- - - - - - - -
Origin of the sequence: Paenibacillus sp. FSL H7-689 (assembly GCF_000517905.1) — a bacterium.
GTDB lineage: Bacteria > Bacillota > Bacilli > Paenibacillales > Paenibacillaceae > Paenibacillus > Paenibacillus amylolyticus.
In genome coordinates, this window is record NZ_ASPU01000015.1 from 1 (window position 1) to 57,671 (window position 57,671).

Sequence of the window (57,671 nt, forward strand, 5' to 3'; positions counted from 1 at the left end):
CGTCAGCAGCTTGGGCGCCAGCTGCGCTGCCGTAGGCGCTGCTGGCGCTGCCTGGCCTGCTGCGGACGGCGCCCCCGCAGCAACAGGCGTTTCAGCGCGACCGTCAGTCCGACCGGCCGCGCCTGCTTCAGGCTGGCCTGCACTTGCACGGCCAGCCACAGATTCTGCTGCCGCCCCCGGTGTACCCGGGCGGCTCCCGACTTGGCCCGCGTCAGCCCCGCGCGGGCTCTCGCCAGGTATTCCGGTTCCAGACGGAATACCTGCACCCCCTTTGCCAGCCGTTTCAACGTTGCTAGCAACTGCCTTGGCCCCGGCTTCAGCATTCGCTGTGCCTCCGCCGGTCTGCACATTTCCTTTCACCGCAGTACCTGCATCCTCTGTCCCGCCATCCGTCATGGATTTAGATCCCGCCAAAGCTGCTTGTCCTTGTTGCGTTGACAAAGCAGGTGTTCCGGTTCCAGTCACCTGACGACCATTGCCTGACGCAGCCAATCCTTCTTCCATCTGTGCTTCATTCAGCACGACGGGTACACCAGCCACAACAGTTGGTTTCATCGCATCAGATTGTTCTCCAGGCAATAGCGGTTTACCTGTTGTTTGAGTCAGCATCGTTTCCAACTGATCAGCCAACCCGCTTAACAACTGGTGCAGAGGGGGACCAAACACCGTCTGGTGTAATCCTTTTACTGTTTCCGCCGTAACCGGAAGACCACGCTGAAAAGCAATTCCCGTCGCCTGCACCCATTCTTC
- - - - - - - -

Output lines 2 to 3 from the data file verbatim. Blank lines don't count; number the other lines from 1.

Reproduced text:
GTDB lineage: Bacteria > Bacillota > Bacilli > Paenibacillales > Paenibacillaceae > Paenibacillus > Paenibacillus amylolyticus.
In genome coordinates, this window is record NZ_ASPU01000015.1 from 1 (window position 1) to 57,671 (window position 57,671).